Catherine Parke Named TOBA Member of the Month

Congratulations to Catherine, TOBA’s October member of the month!

Horse racing enjoyed a banner year in 1978. Affirmed and Alydar’s rivalry catapulted them to the top of the sport; a talented juvenile, Spectacular Bid, topped his division; and, near Georgetown, Ky., Catherine Parke founded Valkyre Stud.

Looking back on her career in breeding, raising and consigning, Parke always knew that the equine life was for her.  She rode horses as a child and entered the Thoroughbred business “as a way to be around horses all the time and make a living out of it.”  After graduating from the University of Kentucky in 1972, she worked for well-known consignors Lee Eaton and Victor Heerman, renowned horseman Henry White, then three years as a bloodstock agent for Bloodstock Research and Statistical Bureau.

Parke purchased her farm one year after buying her first mare, fifteen-year-old Oldest Girl.  Parke sold Oldest Girl’s weanling at the Keeneland sales to finance her farm’s down payment.  At any given time, Valkyre houses a maximum of 35-40 mares.  It is currently home to 28 weanlings of which half will be sold as yearlings, the remainder will be retained by their breeders to race.

Practicality guides Parke’s decisions on keeping or selling horses. “I try not to be influenced either way, to spend too much money or to not buy a horse,” she said. At the same time, she’d rather keep a mare.  “I’ve got to try to make sense of the mares I buy, and I’m not a trader.  I keep them.”

From foaling through sales prepping the yearlings, Parke’s focus is on her horses. The first major winners she raised were turf star Riskaverse and two-time Santa Anita Handicap (gr. I) winner Milwaukee Brew. “The farm wasn’t very old when I raised those two horses and it just helped tremendously…They helped me kind of get to that next level.”

That “next level” has included selling five million-dollar yearlings.  At the recent 2013

At the recent 2013 Keeneland September sale, Gainesway and Stonestreet Stables bought a $1.2-million son of Tapit-Ava Knowsthecode, consigned by Valkyre Stud on behalf of Oakbrook Farm. Ava Knowsthecode is the dam of Justin Phillip, winner of this year’s Alfred G. Vanderbilt Handicap (gr. I), and several other graded winners.

Keeneland September sale, Gainesway and Stonestreet Stables bought a $1.2-million son of Tapit.  Parke consigned the colt, out of Oakbrook Farm’s Cryptoclearance mare Ava Knowsthecode (who’s in foal to Giant’s Causeway for 2014).  Ava Knowsthecode has also foaled Justin Phillip (by First Samurai), winner of this year’s Alfred G. Vanderbilt Handicap (gr. I), and several other graded winners.  Though their dam stands about 15.3 hands, “all the colts out of Ava Knowsthecode…are four inches taller than she is and six inches longer.  It’s just amazing. It doesn’t matter who you breed her to.”  Parke described the Tapit yearling as tall, long, and beautiful, like Justin Phillip.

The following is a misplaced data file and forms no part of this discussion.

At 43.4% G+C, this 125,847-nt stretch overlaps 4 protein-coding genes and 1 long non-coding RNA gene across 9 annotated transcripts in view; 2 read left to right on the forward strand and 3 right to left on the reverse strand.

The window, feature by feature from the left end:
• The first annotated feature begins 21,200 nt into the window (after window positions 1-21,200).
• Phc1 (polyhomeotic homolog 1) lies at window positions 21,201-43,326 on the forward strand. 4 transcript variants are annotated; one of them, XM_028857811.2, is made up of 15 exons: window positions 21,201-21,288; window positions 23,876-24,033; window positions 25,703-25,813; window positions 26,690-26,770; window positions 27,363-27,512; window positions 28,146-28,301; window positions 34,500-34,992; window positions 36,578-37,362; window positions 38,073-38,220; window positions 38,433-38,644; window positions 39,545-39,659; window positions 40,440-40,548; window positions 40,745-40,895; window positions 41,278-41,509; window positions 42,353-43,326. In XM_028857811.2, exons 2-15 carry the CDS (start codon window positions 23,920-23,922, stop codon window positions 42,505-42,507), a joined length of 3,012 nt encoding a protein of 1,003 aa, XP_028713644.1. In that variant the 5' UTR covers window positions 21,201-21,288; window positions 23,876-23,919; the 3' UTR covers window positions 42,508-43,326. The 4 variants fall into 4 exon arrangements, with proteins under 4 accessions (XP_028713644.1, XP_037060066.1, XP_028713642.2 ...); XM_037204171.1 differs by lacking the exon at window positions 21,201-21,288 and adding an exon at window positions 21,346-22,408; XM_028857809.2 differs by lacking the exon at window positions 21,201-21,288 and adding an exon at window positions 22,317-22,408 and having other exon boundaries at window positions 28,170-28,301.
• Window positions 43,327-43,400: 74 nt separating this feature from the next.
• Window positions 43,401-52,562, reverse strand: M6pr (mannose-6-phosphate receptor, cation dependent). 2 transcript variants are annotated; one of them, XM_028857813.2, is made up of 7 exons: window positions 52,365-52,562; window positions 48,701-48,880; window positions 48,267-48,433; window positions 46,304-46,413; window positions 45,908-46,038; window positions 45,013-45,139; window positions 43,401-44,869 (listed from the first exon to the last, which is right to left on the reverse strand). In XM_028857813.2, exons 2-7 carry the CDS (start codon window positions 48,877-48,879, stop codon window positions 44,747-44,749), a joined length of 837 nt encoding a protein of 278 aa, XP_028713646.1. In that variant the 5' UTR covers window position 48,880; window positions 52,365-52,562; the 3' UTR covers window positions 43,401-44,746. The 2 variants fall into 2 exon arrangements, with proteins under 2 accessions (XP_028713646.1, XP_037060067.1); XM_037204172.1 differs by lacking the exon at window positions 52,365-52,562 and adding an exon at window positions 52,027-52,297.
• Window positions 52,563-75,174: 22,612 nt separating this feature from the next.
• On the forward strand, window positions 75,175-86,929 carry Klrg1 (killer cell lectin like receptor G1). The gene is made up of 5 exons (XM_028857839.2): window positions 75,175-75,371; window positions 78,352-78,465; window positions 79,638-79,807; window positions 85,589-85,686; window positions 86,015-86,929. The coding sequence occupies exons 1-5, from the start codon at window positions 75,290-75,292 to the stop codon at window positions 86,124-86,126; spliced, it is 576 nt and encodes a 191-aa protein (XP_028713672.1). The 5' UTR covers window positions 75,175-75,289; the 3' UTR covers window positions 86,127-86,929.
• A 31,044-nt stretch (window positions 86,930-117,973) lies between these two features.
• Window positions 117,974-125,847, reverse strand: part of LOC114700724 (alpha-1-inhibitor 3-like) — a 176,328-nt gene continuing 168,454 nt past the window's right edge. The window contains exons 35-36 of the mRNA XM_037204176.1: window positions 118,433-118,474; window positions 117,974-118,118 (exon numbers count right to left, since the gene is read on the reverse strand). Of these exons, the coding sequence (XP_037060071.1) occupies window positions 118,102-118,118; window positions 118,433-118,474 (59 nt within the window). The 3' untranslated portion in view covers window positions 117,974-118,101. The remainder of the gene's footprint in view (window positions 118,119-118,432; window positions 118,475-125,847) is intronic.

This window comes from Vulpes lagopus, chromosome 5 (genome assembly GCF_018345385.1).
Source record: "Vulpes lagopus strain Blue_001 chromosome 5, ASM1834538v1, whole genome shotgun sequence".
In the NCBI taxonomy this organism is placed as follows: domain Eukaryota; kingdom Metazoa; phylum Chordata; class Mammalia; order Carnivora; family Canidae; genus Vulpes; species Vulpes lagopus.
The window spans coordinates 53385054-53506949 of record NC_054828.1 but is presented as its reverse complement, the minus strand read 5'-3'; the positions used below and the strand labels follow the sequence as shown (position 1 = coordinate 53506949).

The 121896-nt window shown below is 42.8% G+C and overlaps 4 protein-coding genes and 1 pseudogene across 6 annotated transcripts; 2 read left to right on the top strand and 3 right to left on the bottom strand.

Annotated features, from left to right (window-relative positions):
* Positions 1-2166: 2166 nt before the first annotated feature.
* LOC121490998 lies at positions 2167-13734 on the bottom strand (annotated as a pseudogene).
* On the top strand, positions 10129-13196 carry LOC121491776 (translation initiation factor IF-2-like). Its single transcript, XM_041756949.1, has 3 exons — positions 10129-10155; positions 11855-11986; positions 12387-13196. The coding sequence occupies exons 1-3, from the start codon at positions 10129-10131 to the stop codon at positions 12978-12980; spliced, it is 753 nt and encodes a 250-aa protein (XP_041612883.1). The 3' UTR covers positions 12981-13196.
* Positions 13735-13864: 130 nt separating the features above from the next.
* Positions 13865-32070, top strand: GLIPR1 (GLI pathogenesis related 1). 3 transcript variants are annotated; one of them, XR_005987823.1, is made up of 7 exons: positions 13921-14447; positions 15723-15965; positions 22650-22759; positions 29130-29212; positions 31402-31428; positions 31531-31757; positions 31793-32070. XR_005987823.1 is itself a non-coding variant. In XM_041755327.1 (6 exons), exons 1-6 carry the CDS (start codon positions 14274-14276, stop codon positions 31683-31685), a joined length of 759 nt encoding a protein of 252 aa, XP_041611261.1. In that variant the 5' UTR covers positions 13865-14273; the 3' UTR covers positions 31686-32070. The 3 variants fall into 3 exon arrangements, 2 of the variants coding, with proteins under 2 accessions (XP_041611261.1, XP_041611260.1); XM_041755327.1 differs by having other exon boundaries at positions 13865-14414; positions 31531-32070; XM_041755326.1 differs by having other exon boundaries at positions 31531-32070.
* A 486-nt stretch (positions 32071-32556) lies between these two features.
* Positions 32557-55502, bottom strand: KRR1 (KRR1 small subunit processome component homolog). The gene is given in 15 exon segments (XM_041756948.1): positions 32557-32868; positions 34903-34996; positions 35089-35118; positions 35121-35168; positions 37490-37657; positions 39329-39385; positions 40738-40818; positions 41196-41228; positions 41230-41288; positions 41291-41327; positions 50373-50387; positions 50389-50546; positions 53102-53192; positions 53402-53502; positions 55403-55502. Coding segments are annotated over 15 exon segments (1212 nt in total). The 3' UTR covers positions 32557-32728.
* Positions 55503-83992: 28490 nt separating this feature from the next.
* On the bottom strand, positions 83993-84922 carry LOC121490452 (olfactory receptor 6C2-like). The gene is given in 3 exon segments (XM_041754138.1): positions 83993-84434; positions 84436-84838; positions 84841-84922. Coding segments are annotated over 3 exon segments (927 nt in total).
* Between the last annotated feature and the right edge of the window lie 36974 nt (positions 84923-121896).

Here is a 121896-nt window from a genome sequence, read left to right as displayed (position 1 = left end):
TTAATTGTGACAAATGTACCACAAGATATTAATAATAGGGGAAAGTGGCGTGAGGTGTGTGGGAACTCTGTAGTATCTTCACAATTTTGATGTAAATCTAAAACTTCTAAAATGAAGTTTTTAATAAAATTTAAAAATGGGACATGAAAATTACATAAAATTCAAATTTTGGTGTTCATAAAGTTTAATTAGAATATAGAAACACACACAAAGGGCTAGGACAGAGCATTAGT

Another of Parke’s stable stars is Silk n’ Sapphire.  Parke purchased her for $40,000 at the 2008 Keeneland November breeding stock sale.  “There was just something about her.  I was absolutely determined to buy her…I would have paid twice that to have her,” she said.  The Smart Strike mare later produced   Breeders’ Cup Filly & Mare Turf (gr. IT) winner Shared Account.  At the 2011 Keeneland September sale, a Bernardini—Silk n’ Sapphire filly brought $1.2 million from Besilu Stables.

Newcomers like Besilu Stables are one of Parke’s particular interests. She participates in’s advisor program, which introduces individuals interested in racing to prominent industry figures.  She has hosted two TOBA seminars on breeding and pedigrees at Valkyre.  “Some people just want to get involved in Thoroughbreds, but they don’t know if they want to breed or race,” she observed.  She encourages them to meet other racing experts and find out what part of the sport is right for them, recommending starting with a partnership.  “I want to see people [who] get in the industry, have a positive experience, and become long-term participants.”

She hopes to turn newcomers into valued, long-term clients. “I like having a relationship with the people I work for, get to know them,” she said. Parke began keeping horses for Mr. and Mrs. William Currin in 1980.  While the couple usually have kept their homebreds, in 2012 they sold a promising yearling—their first at auction—due to Mr. Currin’s health.  At the 2012 Keeneland September sales, the son of Bernardini—Wilshewed, by Carson City (also dam of grade I winner Stormello), went under the hammer for $1.55 million.

Parke continues pushing her operation to new heights. For 2014 she will add grade I winner Teddy’s Promise for her owner’s Ted and Judy Nichols to the resident broodmare band at Valkyre.

“The last three years the farm foaled and raised and sold a million-dollar yearling.  You never really expect that,” she said.  In the meantime, she remains grateful and very humble for her success.  “I don’t do anything fancy.  It’s very labor-intensive.  I don’t cut any corners, but you’ve got to have a lot of staff to do that.  I do it the way some great horsemen taught me forty years ago, and I’m just very, very fortunate.”

Courtesy of the Thoroughbred Owners and Breeders Association (

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